I met Libby through an online dating site after I graduated college. Our “In Tune” rating was exceptionally high. I tended to get nervous and tongue-tied around women, but it was different with Libby. We had so much in common we finished each other’s sentences half the time. I was so taken with Libby, I found myself growing more and more concerned about her spending time with anyone else.
The piranha grinned at Riley through the window of the thrift store. Yellow green, shiny, about six inches long, teeth projecting forward from the jaw bones, a personification of evil mounted on a simple rectangular wooden stand.
Week 176 has come and gone and here we are at week 177.
I’ve been working on a story this week. I’ve enjoyed thinking about it, structuring and editing and trying to spot the inevitable mistakes that are invisible to me but obvious to Nik and Diane! I’ve spent quite a bit of time and that doesn’t bother me. It’s a lot of fun.
Enjoying time is relative. I can spend hours cooking, reading, working on this site, listening to music and appreciating alcohol. Time doesn’t matter when you are doing what you enjoy. But working, getting a haircut, travelling to work, watching TV all does my head in. I resent the time that I spend. But the worst ever is gardening. Sorry folks, but those of you who enjoy this activity are masochistic perverts. To be fair, I have let my garden become fairly manic this year and yesterday was its first cut. I’m hoping for a drought from now to September, then the frost to hit. One cut a year is more than enough.
I had to borrow Death’s scythe due to the length of the grass
I work for the federal government.
I don’t know what that means.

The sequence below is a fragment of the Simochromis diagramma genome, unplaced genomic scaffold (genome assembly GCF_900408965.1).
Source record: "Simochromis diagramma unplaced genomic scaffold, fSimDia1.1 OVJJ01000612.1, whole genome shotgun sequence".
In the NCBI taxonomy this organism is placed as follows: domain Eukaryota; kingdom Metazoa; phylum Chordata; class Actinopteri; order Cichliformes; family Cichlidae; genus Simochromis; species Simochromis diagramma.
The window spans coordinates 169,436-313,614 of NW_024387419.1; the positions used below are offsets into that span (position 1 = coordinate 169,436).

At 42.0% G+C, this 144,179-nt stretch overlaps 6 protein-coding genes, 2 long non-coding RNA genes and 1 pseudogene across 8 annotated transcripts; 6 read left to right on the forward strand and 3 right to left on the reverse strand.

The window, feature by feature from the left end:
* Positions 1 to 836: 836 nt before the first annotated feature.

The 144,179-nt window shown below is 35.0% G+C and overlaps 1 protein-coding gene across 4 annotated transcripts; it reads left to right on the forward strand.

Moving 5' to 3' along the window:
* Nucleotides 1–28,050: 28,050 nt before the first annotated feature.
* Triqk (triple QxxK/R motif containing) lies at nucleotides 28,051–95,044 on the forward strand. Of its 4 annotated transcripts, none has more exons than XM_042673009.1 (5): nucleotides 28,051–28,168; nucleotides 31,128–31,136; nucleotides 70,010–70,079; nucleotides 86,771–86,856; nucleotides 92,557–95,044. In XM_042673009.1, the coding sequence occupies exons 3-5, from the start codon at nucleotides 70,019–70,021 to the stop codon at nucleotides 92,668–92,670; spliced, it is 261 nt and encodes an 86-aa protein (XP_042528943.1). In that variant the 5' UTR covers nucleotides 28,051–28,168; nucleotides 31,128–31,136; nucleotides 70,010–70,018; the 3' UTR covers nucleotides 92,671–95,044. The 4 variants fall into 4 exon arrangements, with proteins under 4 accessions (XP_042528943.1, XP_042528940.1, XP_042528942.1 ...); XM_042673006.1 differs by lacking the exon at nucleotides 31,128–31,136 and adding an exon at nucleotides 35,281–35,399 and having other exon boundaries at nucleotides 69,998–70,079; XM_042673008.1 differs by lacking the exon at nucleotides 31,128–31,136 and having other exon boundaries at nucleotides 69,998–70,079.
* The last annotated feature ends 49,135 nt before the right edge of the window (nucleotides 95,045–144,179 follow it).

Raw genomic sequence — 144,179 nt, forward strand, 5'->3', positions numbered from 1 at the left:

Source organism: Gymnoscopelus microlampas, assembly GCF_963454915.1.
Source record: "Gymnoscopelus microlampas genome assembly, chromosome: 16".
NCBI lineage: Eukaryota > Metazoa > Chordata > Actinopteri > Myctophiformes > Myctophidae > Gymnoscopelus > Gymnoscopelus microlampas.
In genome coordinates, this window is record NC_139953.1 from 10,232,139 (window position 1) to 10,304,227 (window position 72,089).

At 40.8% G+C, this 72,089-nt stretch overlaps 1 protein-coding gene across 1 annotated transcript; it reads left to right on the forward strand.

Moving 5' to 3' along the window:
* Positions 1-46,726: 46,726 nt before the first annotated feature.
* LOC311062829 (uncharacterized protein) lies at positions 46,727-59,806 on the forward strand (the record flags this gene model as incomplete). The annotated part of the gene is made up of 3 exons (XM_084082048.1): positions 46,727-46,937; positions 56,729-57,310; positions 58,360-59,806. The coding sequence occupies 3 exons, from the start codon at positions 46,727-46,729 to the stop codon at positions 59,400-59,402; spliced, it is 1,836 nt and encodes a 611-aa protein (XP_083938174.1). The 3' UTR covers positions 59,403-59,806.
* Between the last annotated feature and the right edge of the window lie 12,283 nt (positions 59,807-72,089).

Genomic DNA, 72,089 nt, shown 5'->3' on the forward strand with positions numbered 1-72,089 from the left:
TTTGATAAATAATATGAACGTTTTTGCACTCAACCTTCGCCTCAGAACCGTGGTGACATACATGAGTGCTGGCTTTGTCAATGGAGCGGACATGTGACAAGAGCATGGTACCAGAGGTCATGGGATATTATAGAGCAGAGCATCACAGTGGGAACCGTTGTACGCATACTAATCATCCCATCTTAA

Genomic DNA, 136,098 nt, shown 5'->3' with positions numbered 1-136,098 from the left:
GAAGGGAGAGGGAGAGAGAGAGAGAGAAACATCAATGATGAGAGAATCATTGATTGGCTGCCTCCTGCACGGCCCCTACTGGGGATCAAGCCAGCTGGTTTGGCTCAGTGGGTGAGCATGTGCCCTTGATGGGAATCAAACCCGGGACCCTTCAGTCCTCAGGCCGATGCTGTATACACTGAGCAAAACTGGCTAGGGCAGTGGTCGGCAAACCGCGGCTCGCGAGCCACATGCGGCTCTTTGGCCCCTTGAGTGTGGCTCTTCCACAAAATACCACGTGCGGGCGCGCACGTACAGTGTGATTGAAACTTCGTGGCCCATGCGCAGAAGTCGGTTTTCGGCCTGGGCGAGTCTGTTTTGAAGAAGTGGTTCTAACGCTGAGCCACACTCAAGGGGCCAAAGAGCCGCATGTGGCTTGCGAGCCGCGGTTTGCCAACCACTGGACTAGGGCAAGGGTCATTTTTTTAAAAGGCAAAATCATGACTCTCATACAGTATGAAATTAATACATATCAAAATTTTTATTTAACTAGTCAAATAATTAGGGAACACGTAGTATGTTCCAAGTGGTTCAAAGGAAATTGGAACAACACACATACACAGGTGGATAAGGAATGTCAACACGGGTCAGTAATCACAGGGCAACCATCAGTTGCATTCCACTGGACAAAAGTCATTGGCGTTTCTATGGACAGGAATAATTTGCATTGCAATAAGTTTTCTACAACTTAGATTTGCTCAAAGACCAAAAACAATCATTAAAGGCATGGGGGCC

Yes I do. It means pushing this broom from one end of the hall to the other ─ this end to that end ─ when it’s dark outside. Like now. I don’t like the dark, but these humming lights always work. If they don’t, I must report them to my boss. Mr. Shapiro.
Does that make me a reporter? No one likes reporters.
I hope the humming lights never burn out.
Sally didn’t think much of the Lyft driver. He wore his hat at a sideways slant. When he turned the wheel of the hybrid, he made fight noises like Sally used hear in those Shaw brother’s movies she watched with her dad.
The people of the village of Dos Cruces believe every event in life is a story that teaches a lesson.
They sat wrapped in their cobijas around a quiet little fire that made dancing shadows on the Sajuaros. Cocopeli, the coyote, watched them from the brush with great curiosity, trying to think of a trick to play on them. He kept an eye on Dolores.
Amanda would lie awake at 3am, swept under blankets, watching the darkest bedroom corners twist and snap spines and smile. And then she’d get up, and start the day like nothing happened. Like she didn’t know what it was like to be beckoned, to be wanted.